- Matt Hegarty's article in Saturday's Form is the only reporting I've seen on the franchise negotiations in the last ten days; and it basically reported that there's very little to report.
Though negotiations were conducted in earnest over the weekend of Jan. 4-5, the participants have not discussed the extension since Sunday, officials involved in the negotiations said Thursday, because of preparations surrounding Spitzer's State of the State address on Wednesday and the death in Bruno's family.NYRA is said to have agreed to shorten its term from 30 to 25 years in order to attempt to maintain some control over the makeup of its board. If that's the case, that would be one contentious issue out of the way, though those five years has to be the most trivial matter of all to any of us who will be immediately affected by the final solution.
The statement issued by the NYTHA last week requesting a larger share of VLT revenues than the 6.5% contained in the MOU also noted this:
The New York THA....is the only horsemen’s group in the country not protected by the federal Interstate Horseracing Act, which means NYRA is not obligated to negotiate with, and secure simulcast and other approvals from, horsemen who conduct their business at Aqueduct, Belmont Park, and Saratoga.Maybe not, but there's certainly a legal reason. The NYTHA lacks those rights because of this exemption clause contained in the Interstate Horseracing Act: (except a not-for-profit racing association in a State where the distribution of off-track betting revenues in that State is set forth by law)
“There is no rational, reasonable, or ethical reason that the New York horsemen racing at the NYRA racetracks should not have the same rights as every other horsemen’s group in the country,” Violette said. [Bloodhorse]
The host racing associations' control over their simulcast signal is a powerful tool to be sure. You may recall the dispute at Monticello in January, 2006 when the harness horsemen there withheld their permission to transmit the simulcast signal after going without a contract for a year and a half. As a result, handle on the races dropped by more than 60% and the track ultimately agreed to submit to binding arbitration which it previously insisted it wouldn't.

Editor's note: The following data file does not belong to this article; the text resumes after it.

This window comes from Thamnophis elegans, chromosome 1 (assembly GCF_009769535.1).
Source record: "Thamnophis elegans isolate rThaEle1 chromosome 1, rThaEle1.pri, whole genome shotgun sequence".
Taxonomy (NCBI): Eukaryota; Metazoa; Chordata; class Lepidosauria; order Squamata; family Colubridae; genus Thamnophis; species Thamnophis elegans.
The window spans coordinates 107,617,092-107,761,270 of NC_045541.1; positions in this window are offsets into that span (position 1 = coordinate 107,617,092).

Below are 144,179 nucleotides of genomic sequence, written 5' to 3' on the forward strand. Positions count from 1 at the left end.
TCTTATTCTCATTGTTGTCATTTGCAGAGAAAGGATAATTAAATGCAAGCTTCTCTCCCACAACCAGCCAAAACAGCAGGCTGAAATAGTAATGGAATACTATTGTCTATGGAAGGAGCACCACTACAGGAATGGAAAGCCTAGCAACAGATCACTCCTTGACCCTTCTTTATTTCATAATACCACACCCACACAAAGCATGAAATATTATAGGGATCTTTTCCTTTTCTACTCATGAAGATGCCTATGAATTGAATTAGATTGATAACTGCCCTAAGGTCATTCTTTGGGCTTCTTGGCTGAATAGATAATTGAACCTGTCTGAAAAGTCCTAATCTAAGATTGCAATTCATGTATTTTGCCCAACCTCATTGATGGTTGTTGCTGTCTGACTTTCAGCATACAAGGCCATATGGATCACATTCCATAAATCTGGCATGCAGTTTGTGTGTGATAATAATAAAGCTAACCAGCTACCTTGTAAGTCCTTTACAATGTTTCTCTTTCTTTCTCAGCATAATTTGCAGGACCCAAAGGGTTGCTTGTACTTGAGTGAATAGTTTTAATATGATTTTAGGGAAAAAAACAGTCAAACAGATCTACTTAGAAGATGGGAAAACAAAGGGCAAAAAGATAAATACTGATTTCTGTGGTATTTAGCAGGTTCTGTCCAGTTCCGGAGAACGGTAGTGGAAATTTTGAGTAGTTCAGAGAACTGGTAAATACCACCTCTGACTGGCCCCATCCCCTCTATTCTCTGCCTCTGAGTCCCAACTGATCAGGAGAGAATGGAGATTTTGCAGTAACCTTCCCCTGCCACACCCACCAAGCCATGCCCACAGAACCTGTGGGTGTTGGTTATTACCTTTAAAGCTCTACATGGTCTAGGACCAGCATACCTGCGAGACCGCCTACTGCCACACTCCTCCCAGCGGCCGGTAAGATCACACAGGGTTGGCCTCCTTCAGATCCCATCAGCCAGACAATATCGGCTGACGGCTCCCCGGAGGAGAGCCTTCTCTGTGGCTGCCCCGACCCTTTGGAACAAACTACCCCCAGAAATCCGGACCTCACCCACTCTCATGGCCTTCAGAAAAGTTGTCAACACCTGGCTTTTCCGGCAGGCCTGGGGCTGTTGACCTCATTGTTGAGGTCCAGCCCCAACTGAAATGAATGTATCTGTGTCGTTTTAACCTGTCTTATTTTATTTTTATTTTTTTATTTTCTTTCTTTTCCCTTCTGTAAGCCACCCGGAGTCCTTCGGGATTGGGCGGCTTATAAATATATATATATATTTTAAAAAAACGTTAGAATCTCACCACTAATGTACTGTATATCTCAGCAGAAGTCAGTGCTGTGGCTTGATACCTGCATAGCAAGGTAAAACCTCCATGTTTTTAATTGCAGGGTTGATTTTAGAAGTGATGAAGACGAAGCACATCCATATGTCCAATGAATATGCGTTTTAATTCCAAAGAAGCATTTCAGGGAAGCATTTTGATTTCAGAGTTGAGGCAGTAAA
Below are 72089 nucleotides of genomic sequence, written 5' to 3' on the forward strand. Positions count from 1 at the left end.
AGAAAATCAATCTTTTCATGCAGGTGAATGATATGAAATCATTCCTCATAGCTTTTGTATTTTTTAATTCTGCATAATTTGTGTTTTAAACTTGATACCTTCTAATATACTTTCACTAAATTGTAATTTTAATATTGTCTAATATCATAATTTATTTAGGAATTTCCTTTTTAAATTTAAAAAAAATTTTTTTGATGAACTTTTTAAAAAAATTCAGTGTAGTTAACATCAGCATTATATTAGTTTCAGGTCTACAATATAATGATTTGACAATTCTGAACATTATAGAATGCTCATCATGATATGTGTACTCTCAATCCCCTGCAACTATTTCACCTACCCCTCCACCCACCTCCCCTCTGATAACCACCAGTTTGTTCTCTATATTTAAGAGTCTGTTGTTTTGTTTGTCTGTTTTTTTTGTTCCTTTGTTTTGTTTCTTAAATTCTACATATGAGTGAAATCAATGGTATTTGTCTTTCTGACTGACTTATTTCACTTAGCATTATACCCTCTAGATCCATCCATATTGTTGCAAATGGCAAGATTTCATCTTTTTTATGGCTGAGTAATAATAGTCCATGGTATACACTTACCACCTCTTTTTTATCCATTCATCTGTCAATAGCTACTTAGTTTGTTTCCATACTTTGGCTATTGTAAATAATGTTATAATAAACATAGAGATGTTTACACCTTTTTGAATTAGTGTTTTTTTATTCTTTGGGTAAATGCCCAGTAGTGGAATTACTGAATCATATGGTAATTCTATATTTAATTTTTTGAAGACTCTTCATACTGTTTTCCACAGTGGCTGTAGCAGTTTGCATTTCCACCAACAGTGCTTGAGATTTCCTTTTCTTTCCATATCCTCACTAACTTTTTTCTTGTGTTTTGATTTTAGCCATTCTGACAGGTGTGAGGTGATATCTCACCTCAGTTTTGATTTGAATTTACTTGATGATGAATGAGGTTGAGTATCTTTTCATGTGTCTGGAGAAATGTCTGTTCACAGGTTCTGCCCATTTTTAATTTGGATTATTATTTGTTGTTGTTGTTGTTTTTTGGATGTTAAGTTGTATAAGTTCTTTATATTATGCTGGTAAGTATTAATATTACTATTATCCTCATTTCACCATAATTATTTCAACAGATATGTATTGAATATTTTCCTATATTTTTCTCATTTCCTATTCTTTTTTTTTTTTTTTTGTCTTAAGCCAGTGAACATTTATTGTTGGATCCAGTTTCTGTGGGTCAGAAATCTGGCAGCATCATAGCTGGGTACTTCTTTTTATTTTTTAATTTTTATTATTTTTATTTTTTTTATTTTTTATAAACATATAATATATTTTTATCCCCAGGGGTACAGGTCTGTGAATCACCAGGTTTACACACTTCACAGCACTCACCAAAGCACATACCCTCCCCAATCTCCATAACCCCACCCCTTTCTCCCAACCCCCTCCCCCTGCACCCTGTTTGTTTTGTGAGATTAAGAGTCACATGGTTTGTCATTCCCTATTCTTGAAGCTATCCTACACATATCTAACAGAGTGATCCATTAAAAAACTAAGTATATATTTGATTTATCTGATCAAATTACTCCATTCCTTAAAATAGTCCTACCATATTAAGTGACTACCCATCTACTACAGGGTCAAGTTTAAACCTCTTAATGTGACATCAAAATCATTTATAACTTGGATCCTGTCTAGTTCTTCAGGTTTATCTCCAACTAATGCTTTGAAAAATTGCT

And recently, Florida horsemen, upset at TrackNet Media's refusal to sell Gulfstream's signal to Youbet, threatened to block its transmission altogether, even to TrackNet Media, which is half owned by the track's owner Magna.
"Our right is that we can consent for a signal to go or not go. But when we consent it to go, the track’s right is to not send it if they don’t want to, and that’s what TrackNet was doing. That’s what the Interstate Horseracing Act says. Everyone was within their rights.”And though the Florida group failed to force TrackNet to deal with Youbet, it did obtain more money in return. So it's certainly understandable that the NY horsemen would be upset at lacking this power. Unfortunately, the problem is not so easily solved. The industry is loathe to try to tinker with the federal law, which is part of the highly precarious and contradictory legal framework under which interstate simulcasting is currently permitted. (For more information, please read Chris Wittstruck's 2006 column on the subject, part of the US Trotting Association's informative Racing and the Law series.)
[Florida HBPA executive director Kent] Stirling said the potential loss of Youbet.com handle needed to be addressed by TrackNet Media, and after what was deemed an unsatisfactory offer, the situation was delivered to the Florida HBPA board of directors.
“We called our board and they said, 'Fine, if they won’t move from that, there won’t be a signal,' ” Stirling said. “We told TrackNet, that if we had to, we were just going to pull all the signals, and they wouldn’t have their own signal, which would be highly embarrassing to them.” [Bloodhorse]
The other way around the exemption would be a change in the state's OTB system to one in which the distribution of its revenue is not set by law. (In this rather hilarious article from 2002 (pdf document), Albany Law School's Bennett Liebman argues that some such splits are indeed not presently determined by state statute, and that the NY group's status is therefore unclear.) Presumably, should the OTB's be consolidated under the new NYRA, distribution determined by law would no longer be necessary, and the NYTHA would no longer be exempt from control of the signal. Unfortunately for them, and for the industry in general, the OTB issue seems to be off the table at this time. But at least it may only be 25 years instead of 30 before we once again have this historic opportunity to revisit it.